John Olsen Reviews the Stories in The Shadow #116
Review written and copyrighted by John Olsen; used with permission
"Mox" was originally published in the November 15, 1933, issue of The Shadow Magazine. Who was Mox? What was behind the strange doings in his home, and the Disappearances of various men? The Shadow Knows!
This is one of those top-notch Shadow stories that was selected for paperback reprint by Pyramid Books back in the late 1960s and early 1970s. Read it, and you’ll see why it was considered worthy of reprint. It’s one exciting story with a mad killer, missing scientists, a spidery little henchman, hidden rooms in an old mansion and plenty more to keep your blood pounding. No annoying plot threads dangle at the end. Everything is nicely tied up. And the reader is left with a satisfied feeling of having read one terrific adventure of The Shadow.
Mox is the villain in this story. His full name is Jarvis Moxton, but he prefers to be called Mox. He lives in a huge old ramshackle house on the outskirts of Darport, and there he plots murder. Inventor after inventor has been lured to his house under the pretext of selling their inventions. But each has died a grisly death, and their inventions stolen to further the sinister plans of the man known as Mox.
If only The Shadow will step in and save the day. But The Shadow has never heard of Mox. It’s only when Schuyler Harlew decides to confess that things begin to come out into the open. Harlew sits in his Bronx flat writing his confession. A confession addressed to... The Shadow! He admits his part in the swindling and murder of the inventors.
Harlew is about to write down the name of the master villain when the clock strikes midnight. He suddenly straightens; the pen falls from his hand. He collapses dead. Killed by a mysterious knife thrust to the back. He hasn’t written the name of the master murderer, but with his last gasp crosses his arms and forces his fingers to form the three letters M—O—X!
Police Commissioner Ralph Weston doesn’t believe in The Shadow. To the commissioner, he’s just a myth. So when he hears that a murder victim has been found with a note addressed to The Shadow, he instructs Detective Joe Cardona to ignore it. Luckily, The Shadow learns of the note and discovers the death-message formed by Harlew’s hands.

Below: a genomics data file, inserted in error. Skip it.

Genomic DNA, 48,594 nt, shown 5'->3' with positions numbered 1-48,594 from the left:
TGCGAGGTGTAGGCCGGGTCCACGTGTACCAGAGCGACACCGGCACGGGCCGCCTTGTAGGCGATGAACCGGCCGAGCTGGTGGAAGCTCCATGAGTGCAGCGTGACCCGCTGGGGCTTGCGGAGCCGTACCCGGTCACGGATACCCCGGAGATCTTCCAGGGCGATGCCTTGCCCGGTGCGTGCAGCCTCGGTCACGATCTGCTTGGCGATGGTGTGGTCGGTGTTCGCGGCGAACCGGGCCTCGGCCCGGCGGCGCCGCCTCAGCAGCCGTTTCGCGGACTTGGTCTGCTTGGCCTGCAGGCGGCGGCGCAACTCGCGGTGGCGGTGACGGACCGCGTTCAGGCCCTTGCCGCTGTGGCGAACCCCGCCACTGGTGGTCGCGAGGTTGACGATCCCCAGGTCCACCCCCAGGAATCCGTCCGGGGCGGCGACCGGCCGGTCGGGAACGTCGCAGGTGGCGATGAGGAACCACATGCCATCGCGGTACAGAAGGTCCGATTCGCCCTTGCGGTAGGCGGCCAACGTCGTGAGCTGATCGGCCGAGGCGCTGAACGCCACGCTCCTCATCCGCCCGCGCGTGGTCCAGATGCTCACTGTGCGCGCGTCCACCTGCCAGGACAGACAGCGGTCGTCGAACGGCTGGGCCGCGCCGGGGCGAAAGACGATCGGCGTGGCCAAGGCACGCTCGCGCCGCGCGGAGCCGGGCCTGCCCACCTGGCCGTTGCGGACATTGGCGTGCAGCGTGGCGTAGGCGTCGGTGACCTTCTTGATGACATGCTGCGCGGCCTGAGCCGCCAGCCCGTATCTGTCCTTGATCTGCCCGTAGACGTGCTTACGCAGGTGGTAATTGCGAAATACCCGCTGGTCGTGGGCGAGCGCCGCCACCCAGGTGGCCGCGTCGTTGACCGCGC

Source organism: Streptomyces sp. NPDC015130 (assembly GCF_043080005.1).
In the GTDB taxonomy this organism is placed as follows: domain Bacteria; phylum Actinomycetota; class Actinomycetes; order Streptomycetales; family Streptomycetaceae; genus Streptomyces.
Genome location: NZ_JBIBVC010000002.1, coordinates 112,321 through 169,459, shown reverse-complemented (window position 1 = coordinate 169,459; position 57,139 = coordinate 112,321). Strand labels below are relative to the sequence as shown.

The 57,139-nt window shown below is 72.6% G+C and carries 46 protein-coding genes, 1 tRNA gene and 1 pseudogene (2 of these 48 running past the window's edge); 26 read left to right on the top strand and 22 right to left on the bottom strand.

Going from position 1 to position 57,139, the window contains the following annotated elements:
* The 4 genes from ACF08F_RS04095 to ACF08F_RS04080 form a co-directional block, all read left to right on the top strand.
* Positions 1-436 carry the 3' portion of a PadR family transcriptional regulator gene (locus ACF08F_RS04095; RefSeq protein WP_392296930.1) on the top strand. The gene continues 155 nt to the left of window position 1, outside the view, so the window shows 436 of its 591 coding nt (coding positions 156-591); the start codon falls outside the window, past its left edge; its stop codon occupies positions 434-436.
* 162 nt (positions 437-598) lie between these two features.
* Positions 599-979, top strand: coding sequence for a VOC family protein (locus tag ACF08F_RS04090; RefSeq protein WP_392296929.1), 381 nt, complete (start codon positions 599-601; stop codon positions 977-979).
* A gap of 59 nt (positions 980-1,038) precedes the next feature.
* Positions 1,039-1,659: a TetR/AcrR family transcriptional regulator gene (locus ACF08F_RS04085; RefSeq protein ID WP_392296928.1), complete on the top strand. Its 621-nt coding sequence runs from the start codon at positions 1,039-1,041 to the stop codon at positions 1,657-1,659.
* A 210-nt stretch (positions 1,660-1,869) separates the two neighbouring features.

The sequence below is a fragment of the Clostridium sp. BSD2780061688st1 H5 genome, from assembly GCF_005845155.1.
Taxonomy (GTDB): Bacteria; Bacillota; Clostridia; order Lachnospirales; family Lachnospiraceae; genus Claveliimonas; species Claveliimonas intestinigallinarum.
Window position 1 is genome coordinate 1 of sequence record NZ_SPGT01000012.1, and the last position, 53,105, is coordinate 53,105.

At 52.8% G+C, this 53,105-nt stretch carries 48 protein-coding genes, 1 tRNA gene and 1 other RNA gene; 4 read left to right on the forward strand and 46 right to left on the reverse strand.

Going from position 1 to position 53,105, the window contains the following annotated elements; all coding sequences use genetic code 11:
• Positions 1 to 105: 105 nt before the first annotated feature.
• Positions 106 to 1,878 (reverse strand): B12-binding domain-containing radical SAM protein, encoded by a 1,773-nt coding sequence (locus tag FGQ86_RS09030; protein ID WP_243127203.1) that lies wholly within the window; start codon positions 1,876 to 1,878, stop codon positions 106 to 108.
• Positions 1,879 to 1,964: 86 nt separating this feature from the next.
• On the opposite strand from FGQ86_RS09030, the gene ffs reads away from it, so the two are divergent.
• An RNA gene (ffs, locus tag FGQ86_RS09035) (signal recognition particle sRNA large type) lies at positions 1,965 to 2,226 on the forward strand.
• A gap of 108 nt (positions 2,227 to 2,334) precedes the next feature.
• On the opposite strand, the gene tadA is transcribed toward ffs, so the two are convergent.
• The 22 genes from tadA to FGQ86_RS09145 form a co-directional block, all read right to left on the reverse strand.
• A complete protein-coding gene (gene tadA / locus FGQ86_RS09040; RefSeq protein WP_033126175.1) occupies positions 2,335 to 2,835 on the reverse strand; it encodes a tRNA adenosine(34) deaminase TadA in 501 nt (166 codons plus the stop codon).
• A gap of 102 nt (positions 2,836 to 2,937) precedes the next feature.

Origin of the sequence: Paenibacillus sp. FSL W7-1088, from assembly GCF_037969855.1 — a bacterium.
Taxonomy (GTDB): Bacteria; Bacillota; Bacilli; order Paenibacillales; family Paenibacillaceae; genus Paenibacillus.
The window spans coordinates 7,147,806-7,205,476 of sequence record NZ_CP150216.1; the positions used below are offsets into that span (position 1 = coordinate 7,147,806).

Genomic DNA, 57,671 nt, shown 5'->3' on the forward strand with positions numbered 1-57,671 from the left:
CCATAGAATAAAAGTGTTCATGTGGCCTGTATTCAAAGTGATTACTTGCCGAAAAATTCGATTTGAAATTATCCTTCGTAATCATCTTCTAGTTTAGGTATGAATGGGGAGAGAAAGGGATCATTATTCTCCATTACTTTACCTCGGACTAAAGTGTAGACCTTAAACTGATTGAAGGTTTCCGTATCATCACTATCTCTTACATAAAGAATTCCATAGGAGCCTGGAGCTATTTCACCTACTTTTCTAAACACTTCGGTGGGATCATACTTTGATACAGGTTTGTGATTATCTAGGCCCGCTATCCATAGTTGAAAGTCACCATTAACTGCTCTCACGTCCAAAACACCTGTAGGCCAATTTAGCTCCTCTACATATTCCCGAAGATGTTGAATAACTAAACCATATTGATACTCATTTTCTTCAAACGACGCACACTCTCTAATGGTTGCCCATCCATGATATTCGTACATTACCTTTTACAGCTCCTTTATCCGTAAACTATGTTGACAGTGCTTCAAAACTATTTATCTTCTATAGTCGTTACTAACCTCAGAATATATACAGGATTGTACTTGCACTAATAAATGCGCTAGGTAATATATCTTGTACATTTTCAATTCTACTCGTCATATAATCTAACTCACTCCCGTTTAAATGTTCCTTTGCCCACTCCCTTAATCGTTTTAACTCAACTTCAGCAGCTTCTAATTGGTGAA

He’s off to Darport, on a mission of justice and retribution! There he finds the house of Mox, and in a fantastic battle confronts the master criminal himself. But Mox disappears, and The Shadow is left empty handed. Now he must find the hiding place of Mox. Is Mox a local figure? Can The Shadow unmask him and reveal him to be the monstrous murderer? And what about the short, spidery dwarf that serves Mox? Can he be stopped from his assigned assassinations? Well, ya just gotta read the story to find out!
Appearing in this story on behalf of the forces of the Law are Commissioner Weston, Detective Sergeant Markham, Inspector Timothy Klein and Acting Inspector Joe Cardona. Cardona is the major player in this tale; he’s our proxy hero. At the story’s beginning readers are told that Inspector Timothy Klein is absent, at home ill. So Detective Cardona is temporarily given the rank of Acting Inspector. This is the second time he has been “Acting” Inspector, the first being two months earlier in “Master of Death.” Over the next couple years he would alternate between Detective and Acting Inspector until the higher rank became his permanent one.
Of The Shadow’s agents appearing in this story, Clyde Burke, reporter, has the largest role. Appearing in smaller roles are Burbank, Cliff Marsland and Harry Vincent. Marsland and Vincent help canvass surrounding towns searching for Mox after his Disappearance. Brief mention is made of Rutledge Mann and Stanley the chauffeur. And The Shadow; he stays in the background for most of the story, but comes out occasionally in most dramatic style.
The Shadow appears as Lamont Cranston and also gets to disguise himself as another character. The identity of that character is part of the surprise ending, and will only be revealed after a spoiler warning. But it should be noted that The Shadow gets to use his famous abilities with disguises.
The Shadow appears in disguise as a hunter and friend of Darport detective Junius Tharbel, one Wade Hosth. The reader is unaware of this identity until the very end of the story. Yet an astute reader might suspect this was The Shadow in another of his famous disguises as soon as his name was mentioned. Wade Hosth was an anagram for The Shadow. Just rearrange the letters...
END OF SPOILER
Author Walter Gibson was fond of playing such word games, and occasionally snuck them into his Shadow stories. In the 1936 story “The City of Crime” The Shadow appeared as Theo D. Shaw, another such anagram. In “Quetzal” and “The Masked Headsman,” The Shadow appeared as a Spaniard named José Rembole. Rearrange the letters in Rembole and you get “El Ombre” which is Spanish for The Shadow.
In this story, The Shadow has the ability to climb the outside wall of a two-story house, using nothing but his hands and feet. The soft rubber disks used for such purpose in other stories are not mentioned here. Instead, he just grips the slight projecting portions of the stone wall, and ascends to the upper-story window.